Mackey was born in 1956, so the blackbirds can't be accused of age discrimination, but I was particularly struck by how many of the major works they chose were written by composers in their 30s. Schoenberg's "Pierrot Lunaire" was one, and it was given an elaborate staging Saturday night by choreographer Mark DeChiazza. Five of the blackbirds - pianist Lisa Kaplan, violinist and violist Matt Albert, cellist Nicholas Photinos, clarinetist Michael J. Maccaferri and flutist Tim Munro - played from memory while assuming both meaningful and meaningless poses around soprano Lucy Shelton.
Percussionist Matthew Duvall, who is given no part by Schoenberg, enacted Pierrot and a dancer, Elyssa Dole, added further extraneous activity. The intense interaction of the players and Shelton turned this performance into a genuinely new way of looking at a 20th century musical icon. But all the rest made it a pointless "Pierrot."
Ives was an exact contemporary of Schoenberg, and his First Sonata was roughly contemporary with "Pierrot." Steve Reich was in his late 30s as well when he wrote his groundbreaking "Music For 18 Instruments" in 1976. The blackbirds, with a lot of help from their friends, put together a winning performance of the hour-long piece in a couple of rehearsals for our Sunday morning wake-up call.
"Pierrot" was preceded on Saturday night by a recent work by yet another thirtysomething, David Michael Gordon. His Quasi Sinfonia for 16 musicians goes to town with 19th century musical hymns, which the composer said in his program note suited his evangelical Christianity. Gordon uses a lot of percussion and by the end I felt as though he wanted to smash the hymns down a listener's throat. But his harmonic skill is formidable and, for all his gimmickry, he writes strong, disturbing music.
Programming contrasts such as Gordon with Schoenberg were common all weekend. Denk paired Ives' hard-edged sonata, which also uses 19th century hymn tunes, with Bach's celestial "Goldberg" Variations. Tin Hat, a four-member ensemble, played light jazz before "Slide." This new contrasting aesthetic suggests a clicker mentality but without the short attention span. Concentrating hard and long on one thing, then moving on to the next, unrelated thing becomes the new way of paying attention.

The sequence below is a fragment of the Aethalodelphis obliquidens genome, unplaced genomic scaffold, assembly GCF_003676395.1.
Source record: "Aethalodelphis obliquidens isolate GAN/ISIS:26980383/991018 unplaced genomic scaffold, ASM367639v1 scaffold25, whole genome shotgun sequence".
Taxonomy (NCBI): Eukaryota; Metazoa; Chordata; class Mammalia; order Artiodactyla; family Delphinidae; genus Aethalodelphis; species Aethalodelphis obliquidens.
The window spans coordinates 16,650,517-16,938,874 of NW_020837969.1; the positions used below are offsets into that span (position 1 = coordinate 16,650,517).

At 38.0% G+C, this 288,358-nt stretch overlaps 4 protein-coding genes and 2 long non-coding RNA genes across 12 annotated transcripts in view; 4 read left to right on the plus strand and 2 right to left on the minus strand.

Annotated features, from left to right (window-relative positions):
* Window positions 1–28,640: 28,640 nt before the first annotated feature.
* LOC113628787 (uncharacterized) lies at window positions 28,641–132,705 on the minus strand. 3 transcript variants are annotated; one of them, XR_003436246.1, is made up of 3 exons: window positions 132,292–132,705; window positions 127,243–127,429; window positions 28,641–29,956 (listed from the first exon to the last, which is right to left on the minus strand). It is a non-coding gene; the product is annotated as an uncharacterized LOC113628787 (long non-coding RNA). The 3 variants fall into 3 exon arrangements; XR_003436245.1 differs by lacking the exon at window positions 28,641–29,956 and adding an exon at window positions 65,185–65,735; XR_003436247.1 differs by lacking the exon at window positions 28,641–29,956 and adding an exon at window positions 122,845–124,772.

I was ready to dismiss Tin Hat as pleasant brunch stuff until I heard what these players could do in other contexts. Most impressive was the violinist and soprano Carla Kihlstedt. She is a really good violinist and a really good soprano at the same time, and her solo performance of Lisa Bielawa's haunting "Kafka Songs" on Sunday was memorable, and all the more so for her achieving it in a late stage of pregnancy.
There were many highlights. Stephen Hartke's "Meanwhile" had the blackbirds entering into the world of Asian puppet theater. Nathan Davis' "Sounder" included remote-controlled nutty percussion hanging from a nearby tree, courtesy of Trimpin. QNG, a quartet of four German recorder players, chirped alluringly in music new and ancient.
Steve Reich's Double Sextet, winner of this year's Pulitzer Prize in music, was given full-out with 12 players (eighth blackbird performed it last year in Orange County against a recording of itself). Louis Andriessen's "Workers Union" - written in 1975 and another ground-breaking piece by a composer in his 30s - ended Sunday's five-hour marathon with all the festival participants magnificently banging away.
John Cage once said, anything goes, but that doesn't mean you can do anything you want. Eighth blackbird does anything it wants, and gets away with it much of the time. I think greatness for this ensemble will come when it learns a little more discrimination and when it works more with top theater artists. Still, blackbirds loosened on Ojai last weekend are unquestionably birds of bright promise.
Next year the British composer George Benjamin will be music director.